Fifty-six years ago this month, I stepped onto Washington soil for the first time.
I was born in Illinois and had lived there for 15 years. I was a Midwest girl and loved it there — the lightning bugs, great thunder and lightning storms, playing in the snow in the winter, and visiting the Adler Planetarium, the Museum of Science and Industry, and Riverview amusement park.
Back in the fall of 1962, my mom and dad announced at dinner one night that we would be moving to Washington state. My dad had accepted a job with a company called Weyerhaeuser (which none of us could pronounce at that time, let alone spell!), and he would be moving soon while my mom, brother and I stayed behind and got the house ready to sell.
“You’ve got to be kidding,” I said to myself. “How can you do this to me?”
We had lived in that house since I was 4. I’d gone to school with the same kids since kindergarten. I had just started the school year at Niles High West, a brand-new high school that had two swimming pools (one for the boys and one for the girls).
To make matters worse, the first phone call we got from Dad after he had settled into a boarding house in downtown Longview was to let us know we shouldn’t be too concerned if we heard about the big windstorm that had hit the Washington coast. You see, Dad arrived in Longview the Monday after the Columbus Day storm of 1962: Trees were uprooted, power lines were downed, roofs were torn off houses in most of the city. It was a mess.
We moved after school was out in June and settled into a house on the outskirts of Kelso. About a week later, Mom and I went to the high school to register for my sophomore year, and I couldn’t believe what I saw: an old brick building that had seen much better days. (Rumors were it had been condemned several years earlier.) Inside wasn’t much better: old wooden floors, a couple of ramps instead of stairs, and classrooms full of desks that looked like they should have been in the museum.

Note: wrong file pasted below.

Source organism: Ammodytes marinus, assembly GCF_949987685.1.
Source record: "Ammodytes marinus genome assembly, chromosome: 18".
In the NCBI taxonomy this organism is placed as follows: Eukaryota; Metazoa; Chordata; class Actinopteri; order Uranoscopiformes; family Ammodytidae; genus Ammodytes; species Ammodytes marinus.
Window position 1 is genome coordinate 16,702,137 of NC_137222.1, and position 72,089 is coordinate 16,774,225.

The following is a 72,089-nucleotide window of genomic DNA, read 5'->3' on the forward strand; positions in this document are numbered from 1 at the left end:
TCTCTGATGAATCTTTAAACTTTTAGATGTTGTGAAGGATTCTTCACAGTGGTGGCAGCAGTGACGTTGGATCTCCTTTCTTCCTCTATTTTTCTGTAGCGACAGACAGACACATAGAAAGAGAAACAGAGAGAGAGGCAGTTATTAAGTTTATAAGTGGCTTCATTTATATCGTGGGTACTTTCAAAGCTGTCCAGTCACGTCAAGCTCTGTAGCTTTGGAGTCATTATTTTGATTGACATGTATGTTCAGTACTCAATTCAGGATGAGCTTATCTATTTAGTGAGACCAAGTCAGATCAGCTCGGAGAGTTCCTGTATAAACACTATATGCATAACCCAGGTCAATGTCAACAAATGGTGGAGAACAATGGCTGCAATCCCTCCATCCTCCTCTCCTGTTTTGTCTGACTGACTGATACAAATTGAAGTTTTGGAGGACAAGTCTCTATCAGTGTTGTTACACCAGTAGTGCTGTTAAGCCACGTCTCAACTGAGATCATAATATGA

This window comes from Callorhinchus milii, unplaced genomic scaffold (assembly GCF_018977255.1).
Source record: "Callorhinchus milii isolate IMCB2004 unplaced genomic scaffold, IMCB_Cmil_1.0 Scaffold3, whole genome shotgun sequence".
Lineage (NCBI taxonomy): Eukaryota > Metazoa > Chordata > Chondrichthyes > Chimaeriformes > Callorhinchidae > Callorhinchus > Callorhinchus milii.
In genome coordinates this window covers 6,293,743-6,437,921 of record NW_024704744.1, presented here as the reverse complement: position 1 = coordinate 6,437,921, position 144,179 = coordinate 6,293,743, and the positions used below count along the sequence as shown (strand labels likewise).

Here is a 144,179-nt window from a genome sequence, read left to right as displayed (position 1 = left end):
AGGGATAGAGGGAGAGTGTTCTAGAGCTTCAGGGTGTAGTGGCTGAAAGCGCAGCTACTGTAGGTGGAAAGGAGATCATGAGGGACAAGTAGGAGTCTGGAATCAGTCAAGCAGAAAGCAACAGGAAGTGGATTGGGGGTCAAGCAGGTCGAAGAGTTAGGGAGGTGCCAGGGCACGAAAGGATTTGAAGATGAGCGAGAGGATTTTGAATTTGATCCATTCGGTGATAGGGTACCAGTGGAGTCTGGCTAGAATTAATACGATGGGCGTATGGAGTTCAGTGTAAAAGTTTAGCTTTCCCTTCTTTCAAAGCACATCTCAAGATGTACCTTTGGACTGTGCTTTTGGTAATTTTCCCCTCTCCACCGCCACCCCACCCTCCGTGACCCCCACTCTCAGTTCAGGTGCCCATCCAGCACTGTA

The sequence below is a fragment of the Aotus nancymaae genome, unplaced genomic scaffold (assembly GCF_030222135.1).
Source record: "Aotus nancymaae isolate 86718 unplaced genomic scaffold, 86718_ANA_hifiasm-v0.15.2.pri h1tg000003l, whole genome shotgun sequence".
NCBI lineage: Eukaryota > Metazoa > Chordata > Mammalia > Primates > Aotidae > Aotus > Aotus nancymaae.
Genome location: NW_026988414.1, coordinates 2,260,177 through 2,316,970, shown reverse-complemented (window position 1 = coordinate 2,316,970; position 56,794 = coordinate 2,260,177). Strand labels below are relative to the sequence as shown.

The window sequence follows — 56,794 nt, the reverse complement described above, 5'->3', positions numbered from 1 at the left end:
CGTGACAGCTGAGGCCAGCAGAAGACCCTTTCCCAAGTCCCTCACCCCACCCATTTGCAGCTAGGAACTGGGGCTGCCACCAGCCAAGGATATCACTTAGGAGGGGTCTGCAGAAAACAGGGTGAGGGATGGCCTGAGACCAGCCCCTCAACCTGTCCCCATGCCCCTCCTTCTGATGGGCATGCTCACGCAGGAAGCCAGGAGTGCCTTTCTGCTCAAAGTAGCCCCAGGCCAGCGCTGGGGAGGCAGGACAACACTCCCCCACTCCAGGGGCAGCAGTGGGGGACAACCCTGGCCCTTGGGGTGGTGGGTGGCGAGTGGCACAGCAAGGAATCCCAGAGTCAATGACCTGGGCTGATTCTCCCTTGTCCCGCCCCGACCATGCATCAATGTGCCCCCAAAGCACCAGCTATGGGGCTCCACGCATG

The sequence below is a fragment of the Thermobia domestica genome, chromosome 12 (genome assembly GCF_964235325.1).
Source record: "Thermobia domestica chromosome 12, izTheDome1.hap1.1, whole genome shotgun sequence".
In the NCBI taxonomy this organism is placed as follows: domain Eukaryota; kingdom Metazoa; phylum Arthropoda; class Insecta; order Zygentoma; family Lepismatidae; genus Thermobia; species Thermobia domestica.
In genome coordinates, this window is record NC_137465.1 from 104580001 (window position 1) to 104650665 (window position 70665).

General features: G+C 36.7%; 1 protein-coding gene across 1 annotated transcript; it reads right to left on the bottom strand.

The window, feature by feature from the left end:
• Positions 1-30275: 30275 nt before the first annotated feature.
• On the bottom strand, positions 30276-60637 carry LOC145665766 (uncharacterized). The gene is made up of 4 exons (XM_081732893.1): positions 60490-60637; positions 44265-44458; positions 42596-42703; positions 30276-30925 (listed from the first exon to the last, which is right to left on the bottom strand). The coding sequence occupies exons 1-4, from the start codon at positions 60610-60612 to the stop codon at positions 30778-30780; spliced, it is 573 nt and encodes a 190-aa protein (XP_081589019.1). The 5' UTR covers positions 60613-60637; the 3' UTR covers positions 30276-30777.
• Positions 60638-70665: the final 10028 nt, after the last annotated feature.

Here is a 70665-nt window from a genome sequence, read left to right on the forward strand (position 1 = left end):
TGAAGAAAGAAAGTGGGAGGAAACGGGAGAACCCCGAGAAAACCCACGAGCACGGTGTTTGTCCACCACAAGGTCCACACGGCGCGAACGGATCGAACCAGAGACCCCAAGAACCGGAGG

I was devastated. My life was over — I just knew it. At that moment, I would have given anything to move back to Illinois.
Of course that didn’t happen, and thank goodness it didn’t. It took a couple of months, but before long I was falling in love with Washington state — and that love affair has lasted for over five decades.
My life has been pretty darned wonderful. I met the man I would marry in sophomore English class. It took 7½ years but was certainly worth the wait! I had terrific classmates at Kelso High School, and the Class of 1966 still has a get-together luncheon once a month at the Kelso Elks.
I can’t imagine living anywhere else than Washington state. We have everything here within just a couple hours’ drive.
If you like hot summers and huge rolling wheat fields, Eastern Washington is the place for you. Want to go snow skiing or mountain climbing? You have your choice of the Mt. Baker, Mt. St. Helens, Mt. Rainier, the Olympics or the Cascades. Is the beach calling your name? Washington offers miles and miles of sand, salt water and beautiful scenery. Need some quiet time to renew and refresh your spirit? Visit the Olympic rainforests.
I’m a big fan of the weather we have here in Southwest Washington. The temperature doesn’t vary all that much throughout the year — it’s rarely too hot or too cold, and I don’t have to worry about having a “winter” or “summer” wardrobe. Sure, it rains a lot, but who cares? It’s really more of a heavy mist than actual rain.
Every February I swear we have about a week of weather that is absolutely gorgeous. It usually comes about the time the national news is talking about blizzards and record-setting snowstorms in the Midwest and we are walking around in shorts and t-shirts. And beyond a doubt, during mid- to late summer and into the fall we are blessed with the most amazing bright, clear days and absolutely gorgeous evenings.
Sorry, Mom and Dad, for being such a brat for those months before the move and the first couple of months in Washington. There really is no other place I’d rather live, and I have you to thank for that opportunity.
Karen Barkstrom, The Daily World’s editorial assistant, can be reached at 360-537-3925 or firstname.lastname@example.org.